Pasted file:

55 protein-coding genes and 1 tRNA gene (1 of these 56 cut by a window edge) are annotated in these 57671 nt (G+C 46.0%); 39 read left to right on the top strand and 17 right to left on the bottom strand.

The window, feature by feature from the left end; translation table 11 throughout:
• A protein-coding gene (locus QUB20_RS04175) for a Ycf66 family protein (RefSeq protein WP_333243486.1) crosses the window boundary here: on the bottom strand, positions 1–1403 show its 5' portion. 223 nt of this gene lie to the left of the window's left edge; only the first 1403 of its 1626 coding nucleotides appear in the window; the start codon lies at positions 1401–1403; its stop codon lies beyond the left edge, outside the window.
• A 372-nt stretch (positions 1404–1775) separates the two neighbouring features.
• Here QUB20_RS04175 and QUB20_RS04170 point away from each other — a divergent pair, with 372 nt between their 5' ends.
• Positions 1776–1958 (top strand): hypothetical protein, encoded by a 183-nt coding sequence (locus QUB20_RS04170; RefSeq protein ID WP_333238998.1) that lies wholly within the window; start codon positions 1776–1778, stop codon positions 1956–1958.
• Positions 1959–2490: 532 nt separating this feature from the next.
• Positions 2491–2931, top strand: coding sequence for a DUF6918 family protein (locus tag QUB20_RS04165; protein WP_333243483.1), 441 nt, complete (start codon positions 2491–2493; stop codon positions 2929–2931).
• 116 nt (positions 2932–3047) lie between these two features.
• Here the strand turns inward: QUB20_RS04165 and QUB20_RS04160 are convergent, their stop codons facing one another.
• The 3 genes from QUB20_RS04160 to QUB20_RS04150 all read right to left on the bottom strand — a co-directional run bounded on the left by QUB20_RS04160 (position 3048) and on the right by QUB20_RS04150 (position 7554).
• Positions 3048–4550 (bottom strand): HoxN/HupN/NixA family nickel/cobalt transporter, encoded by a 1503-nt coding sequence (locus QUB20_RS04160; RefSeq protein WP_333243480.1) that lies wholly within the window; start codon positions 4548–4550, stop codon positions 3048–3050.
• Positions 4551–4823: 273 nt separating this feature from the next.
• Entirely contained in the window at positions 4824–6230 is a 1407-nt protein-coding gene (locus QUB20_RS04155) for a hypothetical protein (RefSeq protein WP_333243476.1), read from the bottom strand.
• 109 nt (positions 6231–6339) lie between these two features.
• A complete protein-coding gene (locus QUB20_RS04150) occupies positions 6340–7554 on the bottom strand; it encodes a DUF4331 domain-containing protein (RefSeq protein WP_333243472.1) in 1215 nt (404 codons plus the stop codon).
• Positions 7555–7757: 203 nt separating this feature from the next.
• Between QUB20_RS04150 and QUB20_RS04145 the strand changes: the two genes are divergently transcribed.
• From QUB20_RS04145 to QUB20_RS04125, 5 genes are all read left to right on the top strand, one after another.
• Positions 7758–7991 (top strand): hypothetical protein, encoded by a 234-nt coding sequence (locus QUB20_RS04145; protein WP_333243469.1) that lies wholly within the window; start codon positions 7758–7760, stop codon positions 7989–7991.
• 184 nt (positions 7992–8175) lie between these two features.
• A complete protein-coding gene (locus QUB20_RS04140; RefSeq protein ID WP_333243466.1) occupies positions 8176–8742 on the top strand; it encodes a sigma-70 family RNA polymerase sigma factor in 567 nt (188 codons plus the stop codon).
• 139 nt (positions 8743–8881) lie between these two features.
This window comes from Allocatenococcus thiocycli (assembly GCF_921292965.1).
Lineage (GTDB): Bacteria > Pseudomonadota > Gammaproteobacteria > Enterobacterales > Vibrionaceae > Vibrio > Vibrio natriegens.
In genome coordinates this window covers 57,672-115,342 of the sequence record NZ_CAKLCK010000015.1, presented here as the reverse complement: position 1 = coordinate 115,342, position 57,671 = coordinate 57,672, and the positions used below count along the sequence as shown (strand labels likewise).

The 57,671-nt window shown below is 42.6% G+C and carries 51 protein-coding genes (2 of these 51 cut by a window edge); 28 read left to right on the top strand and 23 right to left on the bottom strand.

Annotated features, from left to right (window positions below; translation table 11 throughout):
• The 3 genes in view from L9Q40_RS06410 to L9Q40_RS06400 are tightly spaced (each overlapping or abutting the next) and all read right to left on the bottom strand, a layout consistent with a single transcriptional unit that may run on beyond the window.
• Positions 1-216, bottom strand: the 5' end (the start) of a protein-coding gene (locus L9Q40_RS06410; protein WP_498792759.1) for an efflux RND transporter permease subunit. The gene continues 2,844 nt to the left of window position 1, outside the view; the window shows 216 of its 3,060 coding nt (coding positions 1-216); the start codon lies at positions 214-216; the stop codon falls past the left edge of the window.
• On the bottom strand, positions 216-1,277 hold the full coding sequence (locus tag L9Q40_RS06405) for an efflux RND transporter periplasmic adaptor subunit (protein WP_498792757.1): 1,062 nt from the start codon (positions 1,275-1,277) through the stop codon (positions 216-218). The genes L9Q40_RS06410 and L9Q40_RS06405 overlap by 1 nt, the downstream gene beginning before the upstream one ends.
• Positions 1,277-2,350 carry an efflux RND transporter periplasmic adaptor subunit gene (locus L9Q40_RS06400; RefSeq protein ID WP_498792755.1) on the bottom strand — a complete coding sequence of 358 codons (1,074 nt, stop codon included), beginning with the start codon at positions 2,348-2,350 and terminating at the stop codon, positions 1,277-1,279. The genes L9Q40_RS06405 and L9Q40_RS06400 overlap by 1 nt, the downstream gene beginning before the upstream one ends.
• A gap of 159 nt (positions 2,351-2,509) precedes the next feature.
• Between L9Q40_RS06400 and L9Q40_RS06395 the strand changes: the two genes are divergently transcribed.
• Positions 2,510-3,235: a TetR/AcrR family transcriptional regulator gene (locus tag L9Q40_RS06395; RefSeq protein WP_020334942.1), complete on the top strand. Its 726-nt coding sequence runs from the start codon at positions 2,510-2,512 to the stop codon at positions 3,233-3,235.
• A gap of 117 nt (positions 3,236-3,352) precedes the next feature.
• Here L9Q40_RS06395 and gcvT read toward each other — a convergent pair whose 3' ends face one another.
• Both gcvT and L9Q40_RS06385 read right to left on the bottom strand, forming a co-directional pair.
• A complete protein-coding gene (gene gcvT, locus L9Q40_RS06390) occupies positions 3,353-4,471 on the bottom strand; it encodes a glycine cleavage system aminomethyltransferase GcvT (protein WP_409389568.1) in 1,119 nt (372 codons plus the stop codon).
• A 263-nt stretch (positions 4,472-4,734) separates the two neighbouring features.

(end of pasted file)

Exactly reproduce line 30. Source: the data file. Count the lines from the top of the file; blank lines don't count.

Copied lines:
• Positions 1-216, bottom strand: the 5' end (the start) of a protein-coding gene (locus L9Q40_RS06410; protein WP_498792759.1) for an efflux RND transporter permease subunit. The gene continues 2,844 nt to the left of window position 1, outside the view; the window shows 216 of its 3,060 coding nt (coding positions 1-216); the start codon lies at positions 214-216; the stop codon falls past the left edge of the window.